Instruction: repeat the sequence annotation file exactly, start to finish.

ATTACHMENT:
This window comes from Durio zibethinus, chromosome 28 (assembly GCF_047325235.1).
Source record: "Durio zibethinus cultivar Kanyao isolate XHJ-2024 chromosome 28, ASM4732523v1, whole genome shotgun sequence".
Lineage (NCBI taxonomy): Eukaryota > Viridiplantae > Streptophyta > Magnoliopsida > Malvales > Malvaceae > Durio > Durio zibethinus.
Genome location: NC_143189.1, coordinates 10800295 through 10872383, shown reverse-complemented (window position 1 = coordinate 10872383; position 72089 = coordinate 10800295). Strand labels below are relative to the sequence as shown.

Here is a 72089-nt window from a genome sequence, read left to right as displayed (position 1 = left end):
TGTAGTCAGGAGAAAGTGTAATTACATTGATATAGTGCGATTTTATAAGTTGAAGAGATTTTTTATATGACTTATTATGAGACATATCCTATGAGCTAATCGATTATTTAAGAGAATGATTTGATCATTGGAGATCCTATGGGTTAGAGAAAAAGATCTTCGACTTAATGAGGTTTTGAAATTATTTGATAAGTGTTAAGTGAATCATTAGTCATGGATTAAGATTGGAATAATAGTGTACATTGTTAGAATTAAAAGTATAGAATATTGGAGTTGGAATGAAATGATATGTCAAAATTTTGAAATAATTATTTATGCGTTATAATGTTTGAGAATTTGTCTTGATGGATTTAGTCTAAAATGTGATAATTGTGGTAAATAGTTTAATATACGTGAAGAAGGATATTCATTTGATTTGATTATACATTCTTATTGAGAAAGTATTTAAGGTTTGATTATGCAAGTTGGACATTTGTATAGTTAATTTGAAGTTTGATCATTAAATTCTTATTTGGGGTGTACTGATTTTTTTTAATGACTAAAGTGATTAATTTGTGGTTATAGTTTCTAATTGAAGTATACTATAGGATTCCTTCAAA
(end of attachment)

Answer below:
This window comes from Durio zibethinus, chromosome 28 (assembly GCF_047325235.1).
Source record: "Durio zibethinus cultivar Kanyao isolate XHJ-2024 chromosome 28, ASM4732523v1, whole genome shotgun sequence".
Lineage (NCBI taxonomy): Eukaryota > Viridiplantae > Streptophyta > Magnoliopsida > Malvales > Malvaceae > Durio > Durio zibethinus.
Genome location: NC_143189.1, coordinates 10800295 through 10872383, shown reverse-complemented (window position 1 = coordinate 10872383; position 72089 = coordinate 10800295). Strand labels below are relative to the sequence as shown.

Here is a 72089-nt window from a genome sequence, read left to right as displayed (position 1 = left end):
TGTAGTCAGGAGAAAGTGTAATTACATTGATATAGTGCGATTTTATAAGTTGAAGAGATTTTTTATATGACTTATTATGAGACATATCCTATGAGCTAATCGATTATTTAAGAGAATGATTTGATCATTGGAGATCCTATGGGTTAGAGAAAAAGATCTTCGACTTAATGAGGTTTTGAAATTATTTGATAAGTGTTAAGTGAATCATTAGTCATGGATTAAGATTGGAATAATAGTGTACATTGTTAGAATTAAAAGTATAGAATATTGGAGTTGGAATGAAATGATATGTCAAAATTTTGAAATAATTATTTATGCGTTATAATGTTTGAGAATTTGTCTTGATGGATTTAGTCTAAAATGTGATAATTGTGGTAAATAGTTTAATATACGTGAAGAAGGATATTCATTTGATTTGATTATACATTCTTATTGAGAAAGTATTTAAGGTTTGATTATGCAAGTTGGACATTTGTATAGTTAATTTGAAGTTTGATCATTAAATTCTTATTTGGGGTGTACTGATTTTTTTTAATGACTAAAGTGATTAATTTGTGGTTATAGTTTCTAATTGAAGTATACTATAGGATTCCTTCAAA